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Most police officers in the City of Angels take very seriously their responsibility to get Los Angeles DUI drivers off the road. Occasionally, however, some law enforcement officials may turn a blind eye to someone’s drinking and driving offense. When authorities discover their actions, those officers find that they’re got legal troubles of their own.boyle-heights-los-angeles-DUI-police

The Los Angeles Times recently reported on two officers, Rene Ponce and Irene Gomez, accused by the Los Angeles County District Attorney’s office of filing a false report and conspiracy to commit an act injurious to the public.

The case against the officers involves an incident from two years ago. On the night of October 26, 2014, a Mustang driven by an unnamed driver slammed into two cars parked on a neighborhood street. When the driver tried to flee, people in the neighborhood who had been awakened by the crash gave chase. Larry Chavez, who held the driver down until the officers arrived, said that the man was very drunk.

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California could soon be among the 25 states that require drivers with a first DUI conviction to install ignition interlock devices in any vehicles that they drive. The new law would not affect the penalties for anyone convicted of DUI in Los Angeles, since Los Angeles, Alameda, Sacramento and Tulare Counties have been operating under a pilot program that requires an IID for first-time offenders since 2011.Senate-Bill-1046-los-angeles-DUI

Senate Bill 1046, championed by Senator Jerry Hill, passed the Senate in late August; the California State Assembly approved a similar bill earlier in the year. The legislation now sits on Governor Jerry Brown’s desk; he must decide by September 30th whether or not to approve the bill or veto it.

If the bill becomes law, a first DUI offense would require installation of an IID for six months, with lengthier periods for increasing offenses. (Second DUI – one year; third DUI – two years; fourth and any subsequent DUIs – three years.)
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Court rulings and new laws in other states don’t have an immediate impact on California DUI laws and the outcome of arrests for DUI in Los Angeles.  But it’s always interesting to take a look and see how other states are dealing with challenges and updates to DUI law.TennLegislature-DUI-law-debate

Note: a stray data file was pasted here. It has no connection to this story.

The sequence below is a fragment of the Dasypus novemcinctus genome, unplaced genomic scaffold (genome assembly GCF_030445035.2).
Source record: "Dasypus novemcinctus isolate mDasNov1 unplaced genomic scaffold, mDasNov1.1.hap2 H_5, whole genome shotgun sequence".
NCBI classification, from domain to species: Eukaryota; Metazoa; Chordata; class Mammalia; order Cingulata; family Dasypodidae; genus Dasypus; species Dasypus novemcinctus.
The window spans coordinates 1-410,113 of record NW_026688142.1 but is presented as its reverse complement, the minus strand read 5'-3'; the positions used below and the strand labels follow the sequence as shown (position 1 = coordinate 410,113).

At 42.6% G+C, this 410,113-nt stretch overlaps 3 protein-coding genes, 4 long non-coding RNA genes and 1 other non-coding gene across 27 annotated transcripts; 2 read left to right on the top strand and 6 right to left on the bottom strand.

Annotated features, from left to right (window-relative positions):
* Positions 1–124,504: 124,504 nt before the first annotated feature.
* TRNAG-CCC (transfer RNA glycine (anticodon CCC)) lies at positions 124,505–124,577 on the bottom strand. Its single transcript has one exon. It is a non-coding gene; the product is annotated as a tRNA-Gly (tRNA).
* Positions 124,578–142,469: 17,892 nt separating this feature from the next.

•    The Tennessee State Legislature has taken the extraordinary step of going into special session to amend a law that they passed that raised the BAC limit for 18 to 20-year olds to 0.08 percent.  The legislature had reasoned that since the new penalties for drivers in that age group were the same as for drivers over 21, the BAC limits should be the same. But that put them in conflict with federal law, which mandates a 0.02 limit for those under 21. Since the federal government threatened to withhold federal highway construction funds from the state, the state legislature had to hold a special session (at a cost of at least $75,000) to amend its law and bring it into conformity with federal law. (The federal government refused to waive an October 1st deadline to allow the state to amend the law at its next scheduled legislative session in January 2017.)

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Drivers arrested for DUI in Los Angeles usually have a blood alcohol content of 0.08 or higher. But there are times when a DUI suspect’s BAC measures much higher—so high that you wonder how they ever managed to even get behind the wheel of a vehicle, much less drive it.high-bac-level-dui-los-angeels

In Henrico County, Virginia, 44-year-old Angela Gittings faces DUI charges after she hit several vehicles outside an area high school. Police measured her blood alcohol content at 0.38, more than four times the legal limit.  Gittings was also driving without a license; the DMV had revoked it because of previous DUIs.

According the National Institute on Alcohol Abuse and Alcoholism, a BAC of 0.31 to 0.45 poses a “significant risk of death in most drinkers due to suppression of vital life functions.” People with this level of alcohol may lose consciousness and/or suffer from life-threatening alcohol poisoning.

The NIAAA also states that a BAC reading of 0.16 to 0.30 significantly impair a person’s speech, memory, coordination, attention, reaction time and balance. It also has a very negative impact on a person’s driving-related skills, judgment and decision making.